In Today's Daily Reckoning:
*** Let the good times roll - Nasdaq up 5.5% last week
*** And BOJ keeps giving away money
*** The price of a pound of flesh...urban myths in the country...and more
*** Let the good times roll. The wholesale price data greeted Wall Street
on Friday. It revealed that if you ignore food and energy, inflation is not
a problem. So, if you don't eat or drive - you don't have to worry about
*** And don't worry about rising housing prices either. The Bureau of
Labored Statistics tells us that the cost of housing increased less than 3%
in May, from the year before.
*** If you live in a trailer in the Ozarks, raise your own hogs and don't
own an automobile you have probably noticed little inflation pressure. But
if you walk down to the nearest gas station and check the prices on the
pumps you will notice that they have risen from about $1.15 per gallon to
$1.50 per gallon in the last 12 months.
*** And certainly beyond the Ozarks, if not in them, housing prices are on
the rise. "Home Prices Jump 25% in Year" proclaimed a headline from the San
*** And a friend reports from Greenwich Village, NY: "These days, you
practically have to get a blood test to find a new apartment and sign a
lease. The going
brokerage fees are about 15% of annual rent. And you have to put down the
standard deposit, equivalent to a pound of flesh, at signing. HOWEVER, I've
heard that if you're employer is a 'dot.com,' New York landlords demand
THREE pounds of flesh (the standard first and last
month's rent... plus a 'dotcom' special order of two more months rent on
top of that)." I did not check the current market price for a pound of
flesh, but I have little doubt that the BLS will find a way to keep it in
*** Also from NY comes a report that a new Alain Decasse restaurant offers
a $160 prix fixe menu...and it's booked through October.
*** No wonder. Wall Street is swamped with money. The Dow rose 18 points on
Friday - putting it ahead 1.6% for the week. The Nasdaq is at its highest
level in 3 months after a 68 point increase on Friday...and a 5.5% boost
for the week.
*** Everything was great last week. Advancing stocks led declining ones 2
to 1. And there were 3 times as many new highs as new lows. The Internets
rose - with AMZN up 7 � points on Friday alone.
*** Even a $145 billion judgment against the tobacco companies failed to
depress investors' spirits.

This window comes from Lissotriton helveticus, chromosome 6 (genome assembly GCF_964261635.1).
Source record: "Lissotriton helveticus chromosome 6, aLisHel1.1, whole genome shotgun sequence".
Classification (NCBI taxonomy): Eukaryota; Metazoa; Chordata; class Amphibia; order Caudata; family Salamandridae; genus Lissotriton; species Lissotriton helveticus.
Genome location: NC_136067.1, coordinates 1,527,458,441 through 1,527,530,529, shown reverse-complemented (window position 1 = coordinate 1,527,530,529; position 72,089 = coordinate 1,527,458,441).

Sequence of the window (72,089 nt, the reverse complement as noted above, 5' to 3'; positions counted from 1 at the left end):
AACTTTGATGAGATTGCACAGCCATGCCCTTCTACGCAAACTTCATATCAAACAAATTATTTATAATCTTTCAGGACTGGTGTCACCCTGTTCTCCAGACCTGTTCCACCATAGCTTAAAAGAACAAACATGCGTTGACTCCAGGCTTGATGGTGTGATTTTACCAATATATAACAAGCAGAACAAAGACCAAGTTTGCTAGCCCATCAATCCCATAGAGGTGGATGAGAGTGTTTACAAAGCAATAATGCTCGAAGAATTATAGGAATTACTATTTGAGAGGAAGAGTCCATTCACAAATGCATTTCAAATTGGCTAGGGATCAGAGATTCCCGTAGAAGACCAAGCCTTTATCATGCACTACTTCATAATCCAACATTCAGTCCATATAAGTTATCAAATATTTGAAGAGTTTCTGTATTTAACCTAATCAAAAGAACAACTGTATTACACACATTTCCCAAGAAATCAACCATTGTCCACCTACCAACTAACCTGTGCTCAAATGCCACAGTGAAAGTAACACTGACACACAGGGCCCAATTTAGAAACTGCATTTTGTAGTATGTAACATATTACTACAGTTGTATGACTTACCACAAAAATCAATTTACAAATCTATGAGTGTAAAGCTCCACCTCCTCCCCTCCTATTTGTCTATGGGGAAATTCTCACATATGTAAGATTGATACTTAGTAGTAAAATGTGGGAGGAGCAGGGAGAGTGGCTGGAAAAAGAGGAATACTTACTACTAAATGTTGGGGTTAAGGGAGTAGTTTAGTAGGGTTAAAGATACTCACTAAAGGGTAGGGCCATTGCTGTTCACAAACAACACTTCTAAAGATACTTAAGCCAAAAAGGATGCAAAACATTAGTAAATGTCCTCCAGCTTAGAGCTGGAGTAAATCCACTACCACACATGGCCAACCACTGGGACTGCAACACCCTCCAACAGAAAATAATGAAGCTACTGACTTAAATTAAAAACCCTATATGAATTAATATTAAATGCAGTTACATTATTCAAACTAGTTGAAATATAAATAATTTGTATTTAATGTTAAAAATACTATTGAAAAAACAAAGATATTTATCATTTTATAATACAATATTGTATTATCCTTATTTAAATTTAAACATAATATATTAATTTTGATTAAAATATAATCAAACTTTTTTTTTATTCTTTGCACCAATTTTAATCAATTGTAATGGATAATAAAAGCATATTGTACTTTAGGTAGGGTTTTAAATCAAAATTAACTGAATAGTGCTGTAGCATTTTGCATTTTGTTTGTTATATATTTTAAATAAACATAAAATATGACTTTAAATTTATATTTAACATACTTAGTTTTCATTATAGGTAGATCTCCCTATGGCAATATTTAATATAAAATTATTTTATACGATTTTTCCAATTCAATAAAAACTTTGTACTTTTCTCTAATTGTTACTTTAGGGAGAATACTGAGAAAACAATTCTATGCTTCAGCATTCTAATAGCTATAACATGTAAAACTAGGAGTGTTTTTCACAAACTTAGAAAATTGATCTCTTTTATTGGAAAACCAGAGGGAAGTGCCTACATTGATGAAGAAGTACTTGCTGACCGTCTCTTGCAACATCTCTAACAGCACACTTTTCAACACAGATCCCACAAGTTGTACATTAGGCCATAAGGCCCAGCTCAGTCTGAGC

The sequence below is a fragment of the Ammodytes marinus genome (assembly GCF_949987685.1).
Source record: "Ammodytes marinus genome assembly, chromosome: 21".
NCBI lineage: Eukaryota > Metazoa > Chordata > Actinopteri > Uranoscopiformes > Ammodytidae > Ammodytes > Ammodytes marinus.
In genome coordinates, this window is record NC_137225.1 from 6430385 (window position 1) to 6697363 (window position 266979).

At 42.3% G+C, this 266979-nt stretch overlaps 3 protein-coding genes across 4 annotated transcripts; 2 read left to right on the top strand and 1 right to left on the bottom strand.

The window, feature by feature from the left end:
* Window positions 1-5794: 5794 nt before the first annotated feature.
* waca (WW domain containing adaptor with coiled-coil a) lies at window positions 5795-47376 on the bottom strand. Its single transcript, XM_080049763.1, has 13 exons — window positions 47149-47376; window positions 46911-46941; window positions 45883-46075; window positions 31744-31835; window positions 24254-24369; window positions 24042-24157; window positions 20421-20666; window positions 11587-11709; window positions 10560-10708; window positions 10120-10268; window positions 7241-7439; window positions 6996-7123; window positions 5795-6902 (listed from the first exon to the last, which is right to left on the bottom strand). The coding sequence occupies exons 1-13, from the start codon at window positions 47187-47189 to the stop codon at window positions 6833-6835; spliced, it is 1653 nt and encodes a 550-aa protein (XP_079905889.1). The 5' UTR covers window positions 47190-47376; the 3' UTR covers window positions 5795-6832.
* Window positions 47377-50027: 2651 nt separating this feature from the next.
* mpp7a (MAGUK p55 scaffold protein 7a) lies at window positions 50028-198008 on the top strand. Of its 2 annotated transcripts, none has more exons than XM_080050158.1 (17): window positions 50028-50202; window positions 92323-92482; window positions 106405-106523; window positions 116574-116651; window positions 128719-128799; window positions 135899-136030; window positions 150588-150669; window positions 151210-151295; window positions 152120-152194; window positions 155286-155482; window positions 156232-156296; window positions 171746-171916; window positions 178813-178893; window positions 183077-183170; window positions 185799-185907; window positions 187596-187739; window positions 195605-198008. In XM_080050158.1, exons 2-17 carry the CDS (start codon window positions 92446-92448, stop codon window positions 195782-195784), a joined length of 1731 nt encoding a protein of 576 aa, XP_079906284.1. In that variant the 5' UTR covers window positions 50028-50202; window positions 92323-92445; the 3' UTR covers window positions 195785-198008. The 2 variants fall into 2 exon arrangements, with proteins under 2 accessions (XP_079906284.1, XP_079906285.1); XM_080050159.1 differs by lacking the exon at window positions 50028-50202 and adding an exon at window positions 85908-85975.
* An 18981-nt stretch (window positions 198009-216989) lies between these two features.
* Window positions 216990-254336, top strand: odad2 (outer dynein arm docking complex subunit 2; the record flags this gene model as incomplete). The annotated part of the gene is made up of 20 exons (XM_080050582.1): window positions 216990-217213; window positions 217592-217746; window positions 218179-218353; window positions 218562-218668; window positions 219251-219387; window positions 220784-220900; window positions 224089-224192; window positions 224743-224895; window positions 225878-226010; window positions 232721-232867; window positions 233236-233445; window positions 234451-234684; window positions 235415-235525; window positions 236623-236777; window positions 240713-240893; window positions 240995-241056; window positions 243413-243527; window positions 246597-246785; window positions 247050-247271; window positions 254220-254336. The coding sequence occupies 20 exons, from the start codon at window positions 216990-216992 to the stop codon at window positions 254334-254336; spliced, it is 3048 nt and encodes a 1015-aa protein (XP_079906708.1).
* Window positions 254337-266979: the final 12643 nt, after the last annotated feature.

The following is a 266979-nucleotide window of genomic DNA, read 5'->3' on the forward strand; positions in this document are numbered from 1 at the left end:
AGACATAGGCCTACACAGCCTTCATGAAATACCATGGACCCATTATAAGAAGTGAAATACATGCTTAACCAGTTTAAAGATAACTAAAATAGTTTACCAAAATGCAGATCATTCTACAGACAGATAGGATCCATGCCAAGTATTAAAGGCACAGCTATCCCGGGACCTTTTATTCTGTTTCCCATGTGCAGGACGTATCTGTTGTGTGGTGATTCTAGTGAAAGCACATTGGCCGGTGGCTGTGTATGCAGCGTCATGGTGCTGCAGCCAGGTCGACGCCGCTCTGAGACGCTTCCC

*** Gold fell a little, but platinum keeps going up. It rose $1.30 on
*** Hang on to your wallets, because this week could be even more exciting.
A lot of data is due out - including earnings reports, which are supposed
to goose up prices even higher.
*** There is an "expectation of a rosy reporting period," said one analyst
on the Reuters wire, "as the rally continues to unfold."
*** Probably most important, and least noticed, was the fact that the Bank
of Japan decided to continue giving away money. The BoJ's zero interest
rate policy is the source of a lot of the hot air in this bubble, lest we
forget. The really smart money borrows from the BOJ at zero...converts the
money to dollars...and then places it in Wall Street. Even a 6% return is
fabulous - given the leverage. Five percent per week - which the Nasdaq
used to deliver regularly and now provides occasionally [such as last week]
- is even better. It works out beautifully... unless the dollar falls.
*** The dollar didn't fall last week. It rose. But it is the key, I
believe, to the whole thing... "Looking further ahead," says the 70th
Annual Report of the Bank of International Settlements, "the biggest policy
challenge could be coping with a sudden reversal in the fortunes of the
*** I am becoming alert to the "urban myths" of the Internet, ever since I
ran that note in which Janet Reno allegedly confessed her true feelings
about cultists. I couldn't resist the Reno quote. In these days of
mealy-mouthed gibberish from public officials, Reno's lunatic clarity was
refreshing. But even she was not dumb enough to have said what was
attributed to her. My apologies.
*** A reader sent me a new definition of Democracy which I will add to my
Democracy: Three wolves and a sheep vote on what to have for dinner.
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* * * * * * * * * * * * * * * * * * * * * * * * * * * * *
Finally, the mania that you've been reading about in these letters for so
many months has made the front page of the world's most prestigious
financial newspaper - The Wall Street Journal.
"What brought on the mania?" asks the WSJ reporter. "Some answers lie in
the murky realms of mob psychology, the human capacity for denial, the
get-rich-quick mentality - factors in speculative frenzies since the days
of the tulip. But to an unusual degree, the Internet bubble was a product
of basic avarice and tactics that smack of the boiler room. From Wall
Street pros to fledgling day traders, all joined hands in a giddy game of
lowering standards, pushing out IPOs and trumpeting prospects, with little